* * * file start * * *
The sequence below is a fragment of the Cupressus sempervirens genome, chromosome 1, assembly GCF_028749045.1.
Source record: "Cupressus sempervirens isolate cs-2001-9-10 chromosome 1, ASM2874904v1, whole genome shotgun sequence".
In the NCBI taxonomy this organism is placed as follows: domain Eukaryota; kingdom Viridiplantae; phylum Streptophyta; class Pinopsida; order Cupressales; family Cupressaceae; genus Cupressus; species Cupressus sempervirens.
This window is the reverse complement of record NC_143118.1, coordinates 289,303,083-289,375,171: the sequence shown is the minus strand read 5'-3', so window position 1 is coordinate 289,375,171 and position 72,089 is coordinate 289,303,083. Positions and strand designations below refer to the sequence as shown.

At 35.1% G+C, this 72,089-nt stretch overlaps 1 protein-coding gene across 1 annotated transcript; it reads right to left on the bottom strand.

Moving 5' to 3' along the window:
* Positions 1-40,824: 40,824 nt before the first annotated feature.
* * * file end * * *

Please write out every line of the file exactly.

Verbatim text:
The sequence below is a fragment of the Cupressus sempervirens genome, chromosome 1, assembly GCF_028749045.1.
Source record: "Cupressus sempervirens isolate cs-2001-9-10 chromosome 1, ASM2874904v1, whole genome shotgun sequence".
In the NCBI taxonomy this organism is placed as follows: domain Eukaryota; kingdom Viridiplantae; phylum Streptophyta; class Pinopsida; order Cupressales; family Cupressaceae; genus Cupressus; species Cupressus sempervirens.
This window is the reverse complement of record NC_143118.1, coordinates 289,303,083-289,375,171: the sequence shown is the minus strand read 5'-3', so window position 1 is coordinate 289,375,171 and position 72,089 is coordinate 289,303,083. Positions and strand designations below refer to the sequence as shown.

At 35.1% G+C, this 72,089-nt stretch overlaps 1 protein-coding gene across 1 annotated transcript; it reads right to left on the bottom strand.

Moving 5' to 3' along the window:
* Positions 1-40,824: 40,824 nt before the first annotated feature.